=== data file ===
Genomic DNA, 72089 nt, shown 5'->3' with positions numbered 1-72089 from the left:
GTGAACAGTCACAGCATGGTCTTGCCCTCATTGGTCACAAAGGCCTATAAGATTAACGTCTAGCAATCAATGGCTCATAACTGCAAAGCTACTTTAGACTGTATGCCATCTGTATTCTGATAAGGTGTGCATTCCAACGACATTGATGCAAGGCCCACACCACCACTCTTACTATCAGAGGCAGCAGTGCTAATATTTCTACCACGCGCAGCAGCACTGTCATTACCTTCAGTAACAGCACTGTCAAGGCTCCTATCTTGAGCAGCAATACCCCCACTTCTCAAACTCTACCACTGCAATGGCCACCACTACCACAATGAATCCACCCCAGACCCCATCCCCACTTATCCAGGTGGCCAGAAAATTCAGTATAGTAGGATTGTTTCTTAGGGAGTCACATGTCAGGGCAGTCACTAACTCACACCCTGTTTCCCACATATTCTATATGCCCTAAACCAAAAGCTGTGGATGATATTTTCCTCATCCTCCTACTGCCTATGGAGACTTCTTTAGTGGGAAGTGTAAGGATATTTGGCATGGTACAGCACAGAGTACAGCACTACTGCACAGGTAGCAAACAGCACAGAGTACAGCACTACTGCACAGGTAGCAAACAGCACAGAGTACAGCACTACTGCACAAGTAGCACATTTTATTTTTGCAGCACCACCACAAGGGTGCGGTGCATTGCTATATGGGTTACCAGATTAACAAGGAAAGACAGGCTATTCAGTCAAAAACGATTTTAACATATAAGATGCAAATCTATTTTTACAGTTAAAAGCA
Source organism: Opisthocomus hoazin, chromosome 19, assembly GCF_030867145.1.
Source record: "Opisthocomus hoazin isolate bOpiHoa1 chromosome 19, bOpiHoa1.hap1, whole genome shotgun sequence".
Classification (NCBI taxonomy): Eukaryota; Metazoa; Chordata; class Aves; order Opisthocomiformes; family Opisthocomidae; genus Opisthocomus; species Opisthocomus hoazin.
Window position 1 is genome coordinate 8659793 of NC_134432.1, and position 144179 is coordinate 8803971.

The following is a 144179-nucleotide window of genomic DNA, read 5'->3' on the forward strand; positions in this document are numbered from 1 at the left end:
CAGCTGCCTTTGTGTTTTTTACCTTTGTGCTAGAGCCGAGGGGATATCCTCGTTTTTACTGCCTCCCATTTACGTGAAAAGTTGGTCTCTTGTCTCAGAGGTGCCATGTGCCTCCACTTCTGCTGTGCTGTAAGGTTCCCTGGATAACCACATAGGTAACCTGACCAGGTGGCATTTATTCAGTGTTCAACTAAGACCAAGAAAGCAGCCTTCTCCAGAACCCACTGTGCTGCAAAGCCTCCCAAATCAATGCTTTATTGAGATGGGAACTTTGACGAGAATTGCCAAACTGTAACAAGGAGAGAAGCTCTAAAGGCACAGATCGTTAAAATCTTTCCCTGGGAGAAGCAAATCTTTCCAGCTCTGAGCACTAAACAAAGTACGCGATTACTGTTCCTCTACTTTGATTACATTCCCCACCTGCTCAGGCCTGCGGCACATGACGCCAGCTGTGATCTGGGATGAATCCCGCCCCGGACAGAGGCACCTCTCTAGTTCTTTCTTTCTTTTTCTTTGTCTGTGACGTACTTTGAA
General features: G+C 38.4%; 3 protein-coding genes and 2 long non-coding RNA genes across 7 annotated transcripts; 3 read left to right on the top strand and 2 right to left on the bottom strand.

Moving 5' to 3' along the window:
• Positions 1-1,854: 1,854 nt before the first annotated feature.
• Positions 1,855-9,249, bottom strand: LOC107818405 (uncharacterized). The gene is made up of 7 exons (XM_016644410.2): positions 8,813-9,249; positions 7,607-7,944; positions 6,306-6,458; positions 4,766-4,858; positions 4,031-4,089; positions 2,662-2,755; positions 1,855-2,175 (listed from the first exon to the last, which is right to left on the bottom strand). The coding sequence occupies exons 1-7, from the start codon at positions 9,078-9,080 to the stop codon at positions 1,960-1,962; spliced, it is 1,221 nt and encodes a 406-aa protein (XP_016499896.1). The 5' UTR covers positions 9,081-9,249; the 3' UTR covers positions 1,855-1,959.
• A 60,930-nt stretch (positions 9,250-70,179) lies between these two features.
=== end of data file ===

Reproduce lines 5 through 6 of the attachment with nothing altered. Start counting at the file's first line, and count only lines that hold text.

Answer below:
Classification (NCBI taxonomy): Eukaryota; Metazoa; Chordata; class Aves; order Opisthocomiformes; family Opisthocomidae; genus Opisthocomus; species Opisthocomus hoazin.
Window position 1 is genome coordinate 8659793 of NC_134432.1, and position 144179 is coordinate 8803971.